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Notts Lad Lewis Doherty on His Sell-Out Edinburgh Fringe Show Wolf

29 October 18 words: Anna Murphy

Notts lad, Lewis Doherty, brings his sell-out Edinburgh Fringe show back to his homeland

photo: Geraint Lewis

In a world of Hollywood film re-makes, musicians covering once-popular songs and cookie-cut Instagram “influencers” wearing the same mix of fashion, it can feel a bit like we’ve seen it all before. But those who might be feeling slightly jaded at familiar formats should look no further; Notts lad, Lewis Doherty, brings us Wolf; an hour-long, one-man show that takes us through the mean streets of Shadow City on a crime-riddled, mickey-taking adventure. And it’s bloody brilliant.

Wolf’s premise centres around rogue detective, Jay Walker, and his mysterious death. With no leads, and a cold case, it’s up to Walker’s ex-partner, Patrick “Nobody calls me Patrick” Wolf, to return home to solve the mystery, and he’s back with a vengeance.

Doherty explains: “When I was a kid, I grew up watching loads of action films and crappy TV. My taste in films was mainly dictated by my two older brothers, and when I first got the idea for Wolf, I wanted it to be a pastiche of all those ridiculous action movies.

Wolf treads the line between theatrical drama, action film and comedy. My background was in comedy, so it felt totally natural to include that in the performance.”

Wolf includes all the usual things you’d expect to see in an action film genre; there are multiple car chases, drug lords, bent coppers, bank robbers, fist fights, clichéd metaphors and a whole load of testosterone. But while most Hollywood car chases include miles of road, several motorway pile-ups, guns, explosions and numerous casualties to help add to the drama, Lewis is armed with just himself and a chair. To make matters even trickier, he plays all the characters. Yes, all 32 of them.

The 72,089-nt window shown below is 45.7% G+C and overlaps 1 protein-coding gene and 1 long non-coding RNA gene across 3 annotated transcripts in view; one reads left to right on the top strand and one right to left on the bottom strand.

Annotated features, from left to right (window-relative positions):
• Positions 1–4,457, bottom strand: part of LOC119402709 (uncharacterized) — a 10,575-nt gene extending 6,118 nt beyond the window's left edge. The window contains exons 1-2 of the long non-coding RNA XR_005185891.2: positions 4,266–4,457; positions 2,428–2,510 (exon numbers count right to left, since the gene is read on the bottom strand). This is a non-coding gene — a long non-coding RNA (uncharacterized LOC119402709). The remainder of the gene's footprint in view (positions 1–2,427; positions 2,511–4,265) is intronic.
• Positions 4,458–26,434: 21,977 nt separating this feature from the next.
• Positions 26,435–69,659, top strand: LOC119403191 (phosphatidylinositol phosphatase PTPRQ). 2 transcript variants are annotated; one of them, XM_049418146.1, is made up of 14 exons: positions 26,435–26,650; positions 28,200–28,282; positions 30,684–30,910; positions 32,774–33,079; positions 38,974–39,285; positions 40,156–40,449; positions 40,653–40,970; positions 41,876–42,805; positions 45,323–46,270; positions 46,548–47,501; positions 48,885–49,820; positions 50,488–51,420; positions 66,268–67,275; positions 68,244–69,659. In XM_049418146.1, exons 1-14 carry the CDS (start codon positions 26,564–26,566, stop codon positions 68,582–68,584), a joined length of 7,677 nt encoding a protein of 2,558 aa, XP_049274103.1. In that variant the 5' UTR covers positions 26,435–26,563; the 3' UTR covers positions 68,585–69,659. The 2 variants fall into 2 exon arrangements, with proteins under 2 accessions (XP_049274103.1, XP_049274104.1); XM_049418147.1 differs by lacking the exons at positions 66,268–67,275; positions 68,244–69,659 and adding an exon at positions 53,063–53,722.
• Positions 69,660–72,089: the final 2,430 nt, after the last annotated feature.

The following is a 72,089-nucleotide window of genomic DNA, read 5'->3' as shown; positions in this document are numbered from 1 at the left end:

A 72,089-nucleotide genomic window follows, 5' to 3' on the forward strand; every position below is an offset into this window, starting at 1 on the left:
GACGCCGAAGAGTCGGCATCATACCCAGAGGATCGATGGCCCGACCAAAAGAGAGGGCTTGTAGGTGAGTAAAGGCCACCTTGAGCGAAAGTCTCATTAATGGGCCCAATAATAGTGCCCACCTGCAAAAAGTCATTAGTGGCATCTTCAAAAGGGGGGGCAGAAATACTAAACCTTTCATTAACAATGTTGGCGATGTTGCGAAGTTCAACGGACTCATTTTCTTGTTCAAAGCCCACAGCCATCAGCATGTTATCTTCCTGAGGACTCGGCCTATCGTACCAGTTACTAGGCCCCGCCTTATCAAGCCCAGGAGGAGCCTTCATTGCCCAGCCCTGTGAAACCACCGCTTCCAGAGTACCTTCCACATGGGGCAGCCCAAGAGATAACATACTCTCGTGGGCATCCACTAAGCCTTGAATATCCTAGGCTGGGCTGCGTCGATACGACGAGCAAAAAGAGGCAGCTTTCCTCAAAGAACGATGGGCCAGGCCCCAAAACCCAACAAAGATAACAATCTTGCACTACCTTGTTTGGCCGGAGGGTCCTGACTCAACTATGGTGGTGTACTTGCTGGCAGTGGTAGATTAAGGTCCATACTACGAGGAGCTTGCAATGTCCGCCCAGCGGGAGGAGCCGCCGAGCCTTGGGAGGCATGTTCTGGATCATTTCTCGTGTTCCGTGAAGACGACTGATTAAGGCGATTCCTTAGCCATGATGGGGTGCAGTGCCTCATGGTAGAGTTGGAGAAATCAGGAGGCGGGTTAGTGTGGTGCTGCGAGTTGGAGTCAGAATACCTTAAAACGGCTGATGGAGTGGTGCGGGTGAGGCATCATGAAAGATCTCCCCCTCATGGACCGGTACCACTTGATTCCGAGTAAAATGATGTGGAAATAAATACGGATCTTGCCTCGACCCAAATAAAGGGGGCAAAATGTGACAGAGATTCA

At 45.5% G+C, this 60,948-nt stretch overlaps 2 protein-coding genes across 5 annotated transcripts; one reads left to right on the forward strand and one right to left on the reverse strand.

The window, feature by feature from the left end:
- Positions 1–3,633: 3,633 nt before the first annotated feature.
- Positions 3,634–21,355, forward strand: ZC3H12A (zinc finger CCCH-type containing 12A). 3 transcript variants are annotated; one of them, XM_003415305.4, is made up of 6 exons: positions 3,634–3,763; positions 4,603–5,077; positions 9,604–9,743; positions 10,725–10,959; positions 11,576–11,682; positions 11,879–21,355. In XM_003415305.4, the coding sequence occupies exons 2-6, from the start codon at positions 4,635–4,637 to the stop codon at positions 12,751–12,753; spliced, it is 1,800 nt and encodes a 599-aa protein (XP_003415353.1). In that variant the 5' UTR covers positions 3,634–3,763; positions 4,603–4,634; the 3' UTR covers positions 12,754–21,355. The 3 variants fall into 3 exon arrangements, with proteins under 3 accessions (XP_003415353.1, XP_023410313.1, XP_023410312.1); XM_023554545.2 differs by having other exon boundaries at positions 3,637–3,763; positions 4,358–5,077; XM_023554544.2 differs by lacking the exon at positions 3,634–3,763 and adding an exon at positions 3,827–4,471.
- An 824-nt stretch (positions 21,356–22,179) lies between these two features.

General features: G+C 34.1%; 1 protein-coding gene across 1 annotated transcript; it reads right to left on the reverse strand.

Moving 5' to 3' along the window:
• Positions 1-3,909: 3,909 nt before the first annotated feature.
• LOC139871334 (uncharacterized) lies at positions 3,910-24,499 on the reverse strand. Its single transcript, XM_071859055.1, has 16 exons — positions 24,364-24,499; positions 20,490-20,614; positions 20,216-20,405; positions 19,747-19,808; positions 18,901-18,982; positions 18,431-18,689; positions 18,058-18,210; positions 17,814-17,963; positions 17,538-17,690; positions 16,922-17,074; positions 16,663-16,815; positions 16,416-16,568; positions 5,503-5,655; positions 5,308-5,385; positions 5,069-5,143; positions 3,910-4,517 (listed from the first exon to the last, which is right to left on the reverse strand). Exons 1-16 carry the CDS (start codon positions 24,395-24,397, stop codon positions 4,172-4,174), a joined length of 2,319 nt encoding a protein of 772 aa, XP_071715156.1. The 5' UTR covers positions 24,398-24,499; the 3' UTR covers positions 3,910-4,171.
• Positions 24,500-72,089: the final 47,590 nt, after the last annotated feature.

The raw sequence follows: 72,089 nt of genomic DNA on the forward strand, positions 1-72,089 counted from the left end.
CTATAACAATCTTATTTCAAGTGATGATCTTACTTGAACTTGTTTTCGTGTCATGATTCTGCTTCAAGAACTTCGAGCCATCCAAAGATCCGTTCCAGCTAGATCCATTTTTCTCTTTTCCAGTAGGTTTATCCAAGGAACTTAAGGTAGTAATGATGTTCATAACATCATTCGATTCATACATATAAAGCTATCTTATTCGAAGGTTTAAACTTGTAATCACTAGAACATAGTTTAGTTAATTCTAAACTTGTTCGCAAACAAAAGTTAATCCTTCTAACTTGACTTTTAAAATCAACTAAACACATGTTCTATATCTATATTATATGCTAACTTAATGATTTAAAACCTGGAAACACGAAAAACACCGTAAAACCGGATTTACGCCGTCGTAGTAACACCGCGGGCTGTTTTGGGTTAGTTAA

“I think my favourite character to perform is Magic Man,” laughs Doherty, referring to one of the play’s baddies, a Mexican gangster. “You think that he’s the bad guy but the audience soon realises that he’s just small fry; there’s always a bigger fish. He’s a fat, sweaty, sleazy, horrible man, who owns a strip club. He’s grotesque. I just really like being him!”

Doherty was born in Gedling and raised in Arnold; after studying at Christ the King secondary school, he went to the Oxford School of Drama, before moving to London and starring in multiple theatrical productions and TV programs (you might have seen him in BBC3’s Hood Documentary). After writing Wolf and teaming up with co-sound designer, Chazz Redhead, Wolf was first performed at Oxford’s North Wall Theatre, quickly followed by a stint at the Edinburgh Fringe Festival, where it was a sell-out success; not bad for a show with limited funding. But, despite all of those victories under his belt, it was Doherty’s sold-out performance at the Nottingham Playhouse for Amplify Festival that was his most nerve-wracking performance to date.

“I was the most nervous I’ve ever been,” Doherty says. “Seeing so many familiar faces including friends, family and even former teachers, it mattered so much more. I just really wanted it to go well.”

Needless to say, Lewis needn’t have worried; Wolf’s brilliance is in the plot containing every stock character you’d usually expect to see in an action film. They’re familiar and hilarious, yet played with such conviction by Doherty. You really buy into the fact that he’s both a violent cyborg ninja (yes, really) and a sexy receptionist; a new kid on the block and a near-retirement “seen it all” officer. And the familiarity is where most of the humour lies, too; we know how ridiculous most action scenes are, with the lead character hardly breaking a sweat during a violent brawl that sees all the twenty men he’s fighting either impaled, broken and/or maimed, while shouting sarcastic one-liners to Eighties “ironic” power ballads. And Wolf more than delivers on all of those things. You almost forget that it’s the same person being all of those characters, at the same time.

So, success at the Edinburgh Fringe, a sell-out show on home turn. What’s next for Doherty and for Wolf?

Lewis explains: “I’m really excited to be able to take Wolf on tour next year and, as part of that, I’ll be performing it at London’s Soho Theatre in March 2019. I’m proper honoured to be included in their programme. And I’m currently writing the next part; it isn’t a sequel as such, but expect more of the same theatrical elements and humour.

“I just want to keep pushing as many expectations. What else can you achieve with just one man on stage?”

Lewis Doherty performed at the Nottingham Playhouse as part of Amplify Festival 2018. Fancy going to see Wolf? Details of his Soho theatre show can be found here

Nottingham Playhouse website

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